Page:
By Belinda Luscombe
September 13, 2019
IDEAS
Luscombe is an editor-at-large at TIME and the author of Marriageology: The Art and Science of Staying Together.

What do humans really want in a long-term partner? If people were given a limited menu of characteristics from which to choose, what would be the non-negotiables? And how much of what we value in a partner is influenced by culture and how much is innate? In a nifty new report out of the University of Swansea in the U.K., researchers got 2,700 college students from five countries to progressively narrow down which characteristics were most important to them in a lifetime mate, and the one that emerged from all cultures was kindness.

The study, which was published in the Journal of Personality on Sept. 8, compared the dating preferences of students from two countries traditionally considered as “Eastern” (Singapore and Malaysia) and three counties considered as “Western” (Australia, Norway and the U.K.).

It offered up eight attributes on which participants could spend “mate dollars”: Physical attractiveness, good financial prospects, kindness, humor, chastity, religiosity, the desire for children, and creativity. Each dollar represented an increase of 10% in one trait. To make their partner funnier than 40% of the population, for example, participants had to spend $40. At first they spent big on everything, but as their budget grew smaller in each round of the study, they had to really figure out what they wanted. After kindness, men almost universally favored physical attractiveness and women chose good financial prospects.

We asked the researcher Andrew G. Thomas, a senior lecturer in Psychology at Swansea, to explain his research.

Your study looks at the differences in mating preferences between countries that are traditionally considered “Western” and countries that are traditionally considered “Eastern.” Why were you interested in this?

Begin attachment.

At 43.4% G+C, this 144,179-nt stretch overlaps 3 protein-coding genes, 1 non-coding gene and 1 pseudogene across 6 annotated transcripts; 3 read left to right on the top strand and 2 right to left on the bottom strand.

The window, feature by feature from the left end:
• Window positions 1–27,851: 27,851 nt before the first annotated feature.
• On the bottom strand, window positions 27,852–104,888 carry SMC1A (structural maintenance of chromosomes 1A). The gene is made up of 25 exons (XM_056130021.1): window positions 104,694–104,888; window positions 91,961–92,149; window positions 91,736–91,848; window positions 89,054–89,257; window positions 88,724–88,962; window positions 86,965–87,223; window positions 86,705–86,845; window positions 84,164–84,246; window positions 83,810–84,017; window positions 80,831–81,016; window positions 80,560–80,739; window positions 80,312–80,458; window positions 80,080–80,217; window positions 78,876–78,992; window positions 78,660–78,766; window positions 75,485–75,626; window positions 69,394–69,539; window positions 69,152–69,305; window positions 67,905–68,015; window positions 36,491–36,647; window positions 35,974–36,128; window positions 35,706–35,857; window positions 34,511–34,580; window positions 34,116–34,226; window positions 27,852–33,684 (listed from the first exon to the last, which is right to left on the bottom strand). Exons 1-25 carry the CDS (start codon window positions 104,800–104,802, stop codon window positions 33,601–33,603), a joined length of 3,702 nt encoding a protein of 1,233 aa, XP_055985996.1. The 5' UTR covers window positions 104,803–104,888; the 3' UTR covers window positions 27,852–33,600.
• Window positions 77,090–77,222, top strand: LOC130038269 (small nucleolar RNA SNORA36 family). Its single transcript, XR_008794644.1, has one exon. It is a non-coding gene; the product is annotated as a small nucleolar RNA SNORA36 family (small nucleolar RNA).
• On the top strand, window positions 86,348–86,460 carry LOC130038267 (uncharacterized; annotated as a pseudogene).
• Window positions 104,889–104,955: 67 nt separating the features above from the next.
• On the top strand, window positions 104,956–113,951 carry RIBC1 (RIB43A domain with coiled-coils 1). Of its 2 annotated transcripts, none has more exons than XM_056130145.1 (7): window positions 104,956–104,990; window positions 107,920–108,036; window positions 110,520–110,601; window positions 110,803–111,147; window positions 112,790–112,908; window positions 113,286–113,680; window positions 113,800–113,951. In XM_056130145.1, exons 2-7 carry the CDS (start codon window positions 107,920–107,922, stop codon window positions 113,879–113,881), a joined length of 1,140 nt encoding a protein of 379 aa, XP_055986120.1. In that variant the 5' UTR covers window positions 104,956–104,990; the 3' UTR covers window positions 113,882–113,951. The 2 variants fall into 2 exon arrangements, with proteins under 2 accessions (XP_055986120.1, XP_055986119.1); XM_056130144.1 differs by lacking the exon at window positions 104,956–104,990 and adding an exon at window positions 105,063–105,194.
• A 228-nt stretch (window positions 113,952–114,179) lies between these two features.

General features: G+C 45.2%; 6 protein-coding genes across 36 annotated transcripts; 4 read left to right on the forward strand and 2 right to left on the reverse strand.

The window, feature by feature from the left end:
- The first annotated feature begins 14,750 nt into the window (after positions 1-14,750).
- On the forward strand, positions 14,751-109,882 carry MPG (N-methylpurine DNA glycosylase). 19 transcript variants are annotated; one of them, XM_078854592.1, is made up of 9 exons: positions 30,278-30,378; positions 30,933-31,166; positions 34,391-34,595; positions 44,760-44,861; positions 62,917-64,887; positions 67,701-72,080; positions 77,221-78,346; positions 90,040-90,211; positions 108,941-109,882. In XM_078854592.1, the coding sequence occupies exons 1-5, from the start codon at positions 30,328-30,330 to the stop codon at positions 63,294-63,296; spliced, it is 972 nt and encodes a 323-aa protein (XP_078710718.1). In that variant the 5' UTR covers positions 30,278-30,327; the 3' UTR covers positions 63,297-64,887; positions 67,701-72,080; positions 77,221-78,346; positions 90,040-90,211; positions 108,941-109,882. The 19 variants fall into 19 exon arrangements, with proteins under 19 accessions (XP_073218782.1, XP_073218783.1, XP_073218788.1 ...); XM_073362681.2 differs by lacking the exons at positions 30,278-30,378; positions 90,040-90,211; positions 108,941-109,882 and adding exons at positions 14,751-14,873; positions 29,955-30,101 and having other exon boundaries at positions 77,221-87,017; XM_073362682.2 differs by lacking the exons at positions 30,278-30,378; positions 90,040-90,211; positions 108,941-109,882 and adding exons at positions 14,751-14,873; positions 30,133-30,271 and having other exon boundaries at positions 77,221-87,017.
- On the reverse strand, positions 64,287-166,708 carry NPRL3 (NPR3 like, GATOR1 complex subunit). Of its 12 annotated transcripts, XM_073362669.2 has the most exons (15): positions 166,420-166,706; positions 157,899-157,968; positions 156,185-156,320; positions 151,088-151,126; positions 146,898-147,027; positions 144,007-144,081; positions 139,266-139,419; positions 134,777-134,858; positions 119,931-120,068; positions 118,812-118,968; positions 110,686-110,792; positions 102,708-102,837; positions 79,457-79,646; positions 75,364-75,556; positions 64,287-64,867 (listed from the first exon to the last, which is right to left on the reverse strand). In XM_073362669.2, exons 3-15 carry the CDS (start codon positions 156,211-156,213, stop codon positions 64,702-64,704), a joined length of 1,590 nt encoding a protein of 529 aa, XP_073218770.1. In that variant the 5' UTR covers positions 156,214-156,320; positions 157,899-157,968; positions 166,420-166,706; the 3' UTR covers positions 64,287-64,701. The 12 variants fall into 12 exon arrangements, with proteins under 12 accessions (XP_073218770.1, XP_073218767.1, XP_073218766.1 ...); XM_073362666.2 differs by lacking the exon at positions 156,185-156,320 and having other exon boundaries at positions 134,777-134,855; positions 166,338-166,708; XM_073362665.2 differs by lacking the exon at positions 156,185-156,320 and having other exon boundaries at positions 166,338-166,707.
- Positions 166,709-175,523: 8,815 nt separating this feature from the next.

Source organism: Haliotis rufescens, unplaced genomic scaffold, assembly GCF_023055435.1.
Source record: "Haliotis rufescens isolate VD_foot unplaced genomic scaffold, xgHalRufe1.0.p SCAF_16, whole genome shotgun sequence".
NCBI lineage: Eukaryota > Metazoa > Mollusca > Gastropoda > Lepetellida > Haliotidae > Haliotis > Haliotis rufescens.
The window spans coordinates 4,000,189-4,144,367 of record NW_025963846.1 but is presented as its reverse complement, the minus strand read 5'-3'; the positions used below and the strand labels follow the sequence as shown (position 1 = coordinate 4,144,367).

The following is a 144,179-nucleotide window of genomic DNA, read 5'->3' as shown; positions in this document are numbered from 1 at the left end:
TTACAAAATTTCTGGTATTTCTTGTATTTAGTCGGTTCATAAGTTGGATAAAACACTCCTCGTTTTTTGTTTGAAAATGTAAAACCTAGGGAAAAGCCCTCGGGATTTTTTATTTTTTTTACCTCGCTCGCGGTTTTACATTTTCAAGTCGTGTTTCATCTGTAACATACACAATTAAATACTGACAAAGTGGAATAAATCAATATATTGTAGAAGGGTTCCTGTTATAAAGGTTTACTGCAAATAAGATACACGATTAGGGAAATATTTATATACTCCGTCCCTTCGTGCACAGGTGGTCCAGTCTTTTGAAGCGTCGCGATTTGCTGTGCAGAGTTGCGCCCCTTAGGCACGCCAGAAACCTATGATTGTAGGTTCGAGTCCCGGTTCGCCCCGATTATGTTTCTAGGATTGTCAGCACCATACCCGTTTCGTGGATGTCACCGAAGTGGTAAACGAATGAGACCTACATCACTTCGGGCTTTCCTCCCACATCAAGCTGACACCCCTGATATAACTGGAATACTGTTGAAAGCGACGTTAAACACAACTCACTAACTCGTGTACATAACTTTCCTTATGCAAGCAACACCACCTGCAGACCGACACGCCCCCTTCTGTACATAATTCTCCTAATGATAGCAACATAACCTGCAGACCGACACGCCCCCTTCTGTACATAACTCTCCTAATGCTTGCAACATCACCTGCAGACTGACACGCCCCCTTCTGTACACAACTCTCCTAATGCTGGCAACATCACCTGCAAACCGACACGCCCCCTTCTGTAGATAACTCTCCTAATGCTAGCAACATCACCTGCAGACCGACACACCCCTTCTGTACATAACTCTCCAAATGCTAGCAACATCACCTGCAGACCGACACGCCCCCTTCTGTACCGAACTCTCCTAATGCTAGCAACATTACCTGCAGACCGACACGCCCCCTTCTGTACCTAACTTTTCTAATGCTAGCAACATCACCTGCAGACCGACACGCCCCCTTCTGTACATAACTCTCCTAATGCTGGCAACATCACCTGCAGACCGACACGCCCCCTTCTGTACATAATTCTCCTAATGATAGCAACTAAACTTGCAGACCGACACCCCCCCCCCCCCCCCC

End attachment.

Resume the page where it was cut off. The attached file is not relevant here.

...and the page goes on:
Within social sciences, there’s this view that attitudes and desires are primarily the product of learning or culture. As an evolutionary psychologist, I believe that some behaviors emerge consistently across cultures – they are human “universals.” Looking at very different culture groups allows us to test this idea. If we find that men and women act in a similar way across the globe, then this adds weight to the idea that some behaviors develop in spite of culture rather than because of it.

The results suggest that across the board, men show a preference for youth and beauty, while women show a preference for ability to provide. Why is that?
This is a finding that crops up time and time again within evolutionary psychology. The most convincing theory is that ancestral men and women evolved to choose partners in ways that helped them reproduce successfully, and that modern men and women continue to do this today. Because women’s fertility declines with age, ancestral men prioritized youth and beauty to ensure they picked a fertile mate. Similarly, because resources can make raising a child easier, and because the ability to provide resources varies from one man to the next, ancestral women evolved to prioritize social status to ensure they picked a mate who could invest in them and their offspring.

After those three, which you classify as necessities, the next most popular trait was humor, at least in the Western group. Did its high prioritization surprise you?